Where he erred badly, as noted in the comments of the previous post, was the estimate of the total number of divisions the Army could field. The rough number he estimated was 215 divisions. As it turned out, the Army would only activate 91 divisions. There were a couple reasons for this. Again, as noted in the comments, the support troops required were far in excess of original estimates. That includes both the institutional side of the Army dedicated to training troops, as well as the logisticians required to keep the Army in the field. Further, the numbers of non-divisional troops raised were far in excess of his estimates. For instance, the Army raised dozens of tank destroyer battalions during the war, none of which Wedemeyer anticipated in the Victory Plan. Similarly, he had not anticipated the large numbers of independent tank battalions, nor the large numbers of field artillery battalions outside of Division Artillery. In the event, the habitual attachment of a TD battalion and an independent tank battalion to almost every division in Western Europe resulted in a de facto level of armor in an infantry division that was utterly absent in Wehrmacht infantry divisions.

Wedemeyer did see that the relatively small triangular division would have to be heavy on firepower, with generous numbers of automatic weapons, mortars, field guns, anti-tank guns, and artillery. Further, it was incredibly mobile. US infantry divisions both had huge numbers of trucks assigned (compared to the German army) both as prime movers, and as lift for logistics and troop transport. And there were also huge numbers of non-divisional truck companies to support the logistics of the Army in the field.

Wedemeyer got far more right than he got wrong. Most importantly, with a fairly rational starting point, the Army could do just that- get started.

Marshall eventually rewarded Wedemeyer with stars, and duty in the Far East. Not as visible or as important as other theaters, Wedemeyer’s name is almost unknown outside military history circles. But that doesn’t diminish the incredible accomplishment of his Victory Plan.

For further reading, this is a good place to start.

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A Camera Lost for 70 Years Gives a Glimpse Into the Battle of the Bulge.

Cameras are ubiquitous today.  We’ve all grown somewhat accustomed to seeing combat footage from Iraq and Afghanistan, often taken by the soldiers themselves. 70 years ago, that wasn’t quite the case. There were some cameras, but not many, and film was hard to come by.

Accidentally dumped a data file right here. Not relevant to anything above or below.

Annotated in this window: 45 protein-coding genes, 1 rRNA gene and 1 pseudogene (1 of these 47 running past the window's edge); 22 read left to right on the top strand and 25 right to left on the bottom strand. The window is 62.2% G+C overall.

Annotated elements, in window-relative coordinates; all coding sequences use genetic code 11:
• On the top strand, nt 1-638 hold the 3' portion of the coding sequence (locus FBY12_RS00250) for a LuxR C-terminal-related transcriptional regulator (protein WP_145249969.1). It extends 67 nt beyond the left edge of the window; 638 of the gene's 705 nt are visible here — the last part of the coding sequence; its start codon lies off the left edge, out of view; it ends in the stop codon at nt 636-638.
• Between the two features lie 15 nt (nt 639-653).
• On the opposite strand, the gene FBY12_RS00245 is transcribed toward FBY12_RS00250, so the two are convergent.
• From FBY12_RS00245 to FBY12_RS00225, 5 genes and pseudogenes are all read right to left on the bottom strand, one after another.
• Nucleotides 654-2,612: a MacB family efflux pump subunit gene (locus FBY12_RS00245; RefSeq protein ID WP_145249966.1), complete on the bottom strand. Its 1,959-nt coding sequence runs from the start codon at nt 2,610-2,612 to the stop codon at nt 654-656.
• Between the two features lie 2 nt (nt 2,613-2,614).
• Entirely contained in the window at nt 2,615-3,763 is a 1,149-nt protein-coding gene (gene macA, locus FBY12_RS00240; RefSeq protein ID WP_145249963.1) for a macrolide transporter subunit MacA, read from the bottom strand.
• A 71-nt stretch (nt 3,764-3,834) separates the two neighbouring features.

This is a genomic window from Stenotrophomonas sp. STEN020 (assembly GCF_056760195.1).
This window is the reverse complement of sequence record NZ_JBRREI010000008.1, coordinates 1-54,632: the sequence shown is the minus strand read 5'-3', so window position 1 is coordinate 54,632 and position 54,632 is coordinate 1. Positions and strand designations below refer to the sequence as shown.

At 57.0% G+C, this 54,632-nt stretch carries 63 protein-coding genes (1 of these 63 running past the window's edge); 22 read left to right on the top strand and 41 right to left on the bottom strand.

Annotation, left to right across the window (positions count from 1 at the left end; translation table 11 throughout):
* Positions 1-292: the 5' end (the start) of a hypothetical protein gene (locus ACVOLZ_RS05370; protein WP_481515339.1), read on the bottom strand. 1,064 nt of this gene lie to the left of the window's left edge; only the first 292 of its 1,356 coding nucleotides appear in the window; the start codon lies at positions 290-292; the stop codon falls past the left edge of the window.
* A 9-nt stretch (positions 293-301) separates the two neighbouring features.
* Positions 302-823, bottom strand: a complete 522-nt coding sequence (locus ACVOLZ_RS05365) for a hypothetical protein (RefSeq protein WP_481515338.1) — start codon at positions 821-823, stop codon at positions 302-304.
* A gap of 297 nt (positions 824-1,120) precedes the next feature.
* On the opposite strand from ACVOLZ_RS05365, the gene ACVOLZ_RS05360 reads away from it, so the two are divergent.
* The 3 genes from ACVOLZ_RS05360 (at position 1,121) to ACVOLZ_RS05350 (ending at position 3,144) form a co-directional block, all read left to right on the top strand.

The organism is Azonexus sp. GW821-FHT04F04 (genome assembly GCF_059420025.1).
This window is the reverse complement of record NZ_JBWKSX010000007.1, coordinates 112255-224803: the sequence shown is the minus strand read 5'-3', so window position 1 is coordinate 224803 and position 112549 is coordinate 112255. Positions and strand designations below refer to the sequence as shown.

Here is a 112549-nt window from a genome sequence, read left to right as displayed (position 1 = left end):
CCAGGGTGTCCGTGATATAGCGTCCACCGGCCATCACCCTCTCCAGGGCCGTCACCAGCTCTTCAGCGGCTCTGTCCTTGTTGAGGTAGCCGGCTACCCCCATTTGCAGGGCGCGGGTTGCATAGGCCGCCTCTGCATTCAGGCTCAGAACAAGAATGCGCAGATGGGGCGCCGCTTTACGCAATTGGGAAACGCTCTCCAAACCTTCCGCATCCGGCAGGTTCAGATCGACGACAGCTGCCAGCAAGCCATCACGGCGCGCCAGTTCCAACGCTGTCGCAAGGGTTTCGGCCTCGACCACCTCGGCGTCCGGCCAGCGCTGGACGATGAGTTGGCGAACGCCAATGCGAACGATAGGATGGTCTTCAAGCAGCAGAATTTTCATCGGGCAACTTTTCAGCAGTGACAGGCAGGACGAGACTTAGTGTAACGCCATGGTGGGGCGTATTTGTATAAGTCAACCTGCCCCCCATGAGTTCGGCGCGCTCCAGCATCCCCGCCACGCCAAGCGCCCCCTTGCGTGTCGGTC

U.S. Navy Captain Mark Anderson and his historian friend Jean Muller were out with metal detectors, scavenging around Luxembourg, where the most heated firefights of The Battle of the Bulge took place.

While traveling through the hilly forest that once served as a brutal battleground, the pair came across an empty foxhole, and inside of that foxhole they found the personal possessions of an American soldier, left untouched for almost three-quarters of a century.

Among those possessions was a camera with a partially-exposed roll of film still inside.

The Battle of the Bulge was the largest battle in the history of the US Army, and much of it was fought with an intensity that would rival any other. The Army would suffer 19,000 Killed in Action, over 47,000 wounded, and 23,000 captured or missing. One soldier, first listed as Missing in Action, was later listed as Killed in Action when his remains were recovered.

And it was Louis J. Archambeau’s camera that CAPT Anderson found.


The handful of images may be in poor condition, but they clearly show the discomfort and tension of that awful battlefield.

H/T to Jennifer Holik for sharing this on facebook.


Filed under army, history

Military Monday – Where ARE the WWII Military Records | Generations

Got a family member that fought in World War II? Want to learn more of their history? Our friend Jennifer Holik does it professionally, but she’s also got some great tips for the DIYers out there.